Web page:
Some lyrics are overstuffed with unnecessarily complex language—certainly not what teenagers can sing in the shower or the car with their friends without running out of breath. When read out of context, some of them are just plain questionable; like the line from “I Hate It Here,” she sings, “We would pick a decade / We wished we could live in instead of this / I’d say the 1830s but without all the racists.” What?

The high production value, songwriting talent and masterful marketing of the album are all marks of an innovative, talented artist. Swift knows better than anybody what has and will make her work successful. She’s playing a game that she’s been competing in since 2006.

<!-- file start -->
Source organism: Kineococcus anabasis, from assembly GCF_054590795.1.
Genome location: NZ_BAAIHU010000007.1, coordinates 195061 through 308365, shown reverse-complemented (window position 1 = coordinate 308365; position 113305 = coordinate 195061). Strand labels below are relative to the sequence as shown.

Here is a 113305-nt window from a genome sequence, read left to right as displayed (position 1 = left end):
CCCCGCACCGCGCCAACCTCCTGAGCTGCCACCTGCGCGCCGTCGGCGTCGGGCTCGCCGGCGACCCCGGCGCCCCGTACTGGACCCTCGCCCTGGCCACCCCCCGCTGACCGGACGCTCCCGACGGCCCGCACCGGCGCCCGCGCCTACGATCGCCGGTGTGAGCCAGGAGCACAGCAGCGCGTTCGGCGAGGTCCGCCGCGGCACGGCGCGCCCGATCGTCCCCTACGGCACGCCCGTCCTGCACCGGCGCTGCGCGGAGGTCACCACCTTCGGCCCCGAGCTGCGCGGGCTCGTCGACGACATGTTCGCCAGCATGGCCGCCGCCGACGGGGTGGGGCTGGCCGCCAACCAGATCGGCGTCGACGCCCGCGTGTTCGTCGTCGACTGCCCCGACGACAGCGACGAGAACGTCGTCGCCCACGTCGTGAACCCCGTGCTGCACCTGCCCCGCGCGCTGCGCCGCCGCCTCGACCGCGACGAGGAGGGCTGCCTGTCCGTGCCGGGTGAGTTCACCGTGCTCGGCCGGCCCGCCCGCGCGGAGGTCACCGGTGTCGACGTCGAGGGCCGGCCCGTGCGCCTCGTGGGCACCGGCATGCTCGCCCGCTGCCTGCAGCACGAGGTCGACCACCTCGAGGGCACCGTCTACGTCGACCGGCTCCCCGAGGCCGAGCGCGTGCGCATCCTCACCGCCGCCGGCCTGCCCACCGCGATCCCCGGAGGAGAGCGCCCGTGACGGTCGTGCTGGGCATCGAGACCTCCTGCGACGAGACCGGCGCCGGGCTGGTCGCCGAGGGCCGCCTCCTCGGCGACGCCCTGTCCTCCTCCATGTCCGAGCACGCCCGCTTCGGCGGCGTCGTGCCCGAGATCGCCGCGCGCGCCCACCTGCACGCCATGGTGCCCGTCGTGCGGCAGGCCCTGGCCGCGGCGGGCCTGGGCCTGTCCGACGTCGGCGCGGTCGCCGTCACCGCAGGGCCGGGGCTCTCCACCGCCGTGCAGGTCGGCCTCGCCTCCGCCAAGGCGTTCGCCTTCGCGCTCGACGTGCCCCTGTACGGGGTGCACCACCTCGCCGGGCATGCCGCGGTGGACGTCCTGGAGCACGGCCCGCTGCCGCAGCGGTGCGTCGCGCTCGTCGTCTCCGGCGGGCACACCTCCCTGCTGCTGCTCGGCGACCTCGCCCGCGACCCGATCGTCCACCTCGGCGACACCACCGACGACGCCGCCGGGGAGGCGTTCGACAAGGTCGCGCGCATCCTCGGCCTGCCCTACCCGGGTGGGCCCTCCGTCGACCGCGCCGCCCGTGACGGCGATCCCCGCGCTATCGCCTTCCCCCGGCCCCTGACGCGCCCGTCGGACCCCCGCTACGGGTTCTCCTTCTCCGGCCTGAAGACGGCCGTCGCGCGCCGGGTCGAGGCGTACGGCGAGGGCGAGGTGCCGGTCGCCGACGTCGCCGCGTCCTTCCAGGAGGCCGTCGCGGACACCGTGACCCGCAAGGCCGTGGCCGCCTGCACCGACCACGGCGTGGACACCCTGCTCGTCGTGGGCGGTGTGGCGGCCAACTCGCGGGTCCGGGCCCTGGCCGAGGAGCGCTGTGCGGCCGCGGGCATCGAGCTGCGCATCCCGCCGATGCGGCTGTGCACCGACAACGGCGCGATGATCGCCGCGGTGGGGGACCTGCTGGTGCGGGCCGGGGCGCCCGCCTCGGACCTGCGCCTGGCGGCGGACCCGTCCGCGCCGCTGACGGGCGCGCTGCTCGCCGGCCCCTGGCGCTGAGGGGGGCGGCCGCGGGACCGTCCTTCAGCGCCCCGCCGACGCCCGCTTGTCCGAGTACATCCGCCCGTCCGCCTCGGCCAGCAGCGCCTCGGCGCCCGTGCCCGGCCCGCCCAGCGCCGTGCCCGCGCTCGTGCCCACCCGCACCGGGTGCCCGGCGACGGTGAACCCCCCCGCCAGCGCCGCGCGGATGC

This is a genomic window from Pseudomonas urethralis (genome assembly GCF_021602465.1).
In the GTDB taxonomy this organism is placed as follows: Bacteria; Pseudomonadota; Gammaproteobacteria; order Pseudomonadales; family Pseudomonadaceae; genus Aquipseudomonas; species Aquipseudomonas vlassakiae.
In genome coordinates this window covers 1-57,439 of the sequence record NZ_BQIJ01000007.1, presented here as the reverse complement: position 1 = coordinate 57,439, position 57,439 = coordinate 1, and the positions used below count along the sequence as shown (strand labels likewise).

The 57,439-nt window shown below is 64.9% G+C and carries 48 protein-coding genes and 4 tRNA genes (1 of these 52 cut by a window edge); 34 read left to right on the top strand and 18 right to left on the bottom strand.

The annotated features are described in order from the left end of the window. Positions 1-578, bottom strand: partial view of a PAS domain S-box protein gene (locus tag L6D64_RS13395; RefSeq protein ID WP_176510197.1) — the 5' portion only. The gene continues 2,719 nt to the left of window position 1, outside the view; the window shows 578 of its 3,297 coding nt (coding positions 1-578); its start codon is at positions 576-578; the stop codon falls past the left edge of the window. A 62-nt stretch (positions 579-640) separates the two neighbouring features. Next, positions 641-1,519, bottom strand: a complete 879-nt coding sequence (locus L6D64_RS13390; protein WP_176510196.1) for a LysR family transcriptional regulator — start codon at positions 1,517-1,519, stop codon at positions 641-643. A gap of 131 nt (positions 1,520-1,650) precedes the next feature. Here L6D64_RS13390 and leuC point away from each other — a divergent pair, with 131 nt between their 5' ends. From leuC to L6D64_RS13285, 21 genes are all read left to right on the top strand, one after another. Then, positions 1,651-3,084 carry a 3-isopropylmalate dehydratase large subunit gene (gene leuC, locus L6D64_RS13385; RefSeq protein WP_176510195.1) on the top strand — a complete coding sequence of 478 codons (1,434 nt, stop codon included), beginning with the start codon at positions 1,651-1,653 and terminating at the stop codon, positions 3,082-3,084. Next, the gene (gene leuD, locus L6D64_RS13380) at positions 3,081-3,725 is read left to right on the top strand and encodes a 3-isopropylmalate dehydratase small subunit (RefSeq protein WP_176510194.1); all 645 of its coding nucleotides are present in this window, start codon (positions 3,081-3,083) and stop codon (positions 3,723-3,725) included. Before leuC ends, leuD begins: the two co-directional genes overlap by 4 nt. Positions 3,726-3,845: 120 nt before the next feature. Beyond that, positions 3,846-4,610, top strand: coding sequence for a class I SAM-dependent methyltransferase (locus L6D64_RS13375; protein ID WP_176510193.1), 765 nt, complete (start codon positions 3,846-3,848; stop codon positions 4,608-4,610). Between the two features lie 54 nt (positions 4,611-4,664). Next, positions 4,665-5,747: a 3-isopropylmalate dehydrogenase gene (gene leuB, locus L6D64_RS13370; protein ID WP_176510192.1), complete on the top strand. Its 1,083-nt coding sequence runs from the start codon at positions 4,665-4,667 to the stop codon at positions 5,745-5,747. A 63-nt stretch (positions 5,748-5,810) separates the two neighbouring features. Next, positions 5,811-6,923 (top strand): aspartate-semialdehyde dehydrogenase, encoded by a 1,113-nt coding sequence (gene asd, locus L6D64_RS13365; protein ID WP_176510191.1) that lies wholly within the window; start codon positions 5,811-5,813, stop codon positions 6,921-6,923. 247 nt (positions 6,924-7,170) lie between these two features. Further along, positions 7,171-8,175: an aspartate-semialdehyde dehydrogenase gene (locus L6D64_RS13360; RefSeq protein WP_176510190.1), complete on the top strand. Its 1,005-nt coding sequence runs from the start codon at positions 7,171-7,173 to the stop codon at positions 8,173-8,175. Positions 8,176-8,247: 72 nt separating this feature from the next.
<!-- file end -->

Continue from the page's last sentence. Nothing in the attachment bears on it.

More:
It’s hard to see where Swift will innovate from here to attract fresh fans. Her lifespan in the music industry and various genres has contributed to her resounding success but now limited her remaining options.

Her present saturation of the pop culture market will likely not help her draw in curious new listeners eager to learn about her, as she can no longer realistically market the misunderstood, mysterious underdog.

However, if there’s anything we can know for sure about Taylor Swift, she always has a surprise up her sleeve.

It will be an exciting career trajectory to watch, and it will undoubtedly be a masterclass in the dominance of the music industry.

Hannah Ferreira is a contributing writer for MTSU Sidelines.

To contact Lifestyles Editor Destiny Mizell and Assistant Lifestyles Editor Shamani Salahuddin, email

For more news, visit, or follow us on Instagram at MTSUSidelines or on X at @MTSUSidelines. Also, sign up for our weekly newsletter here.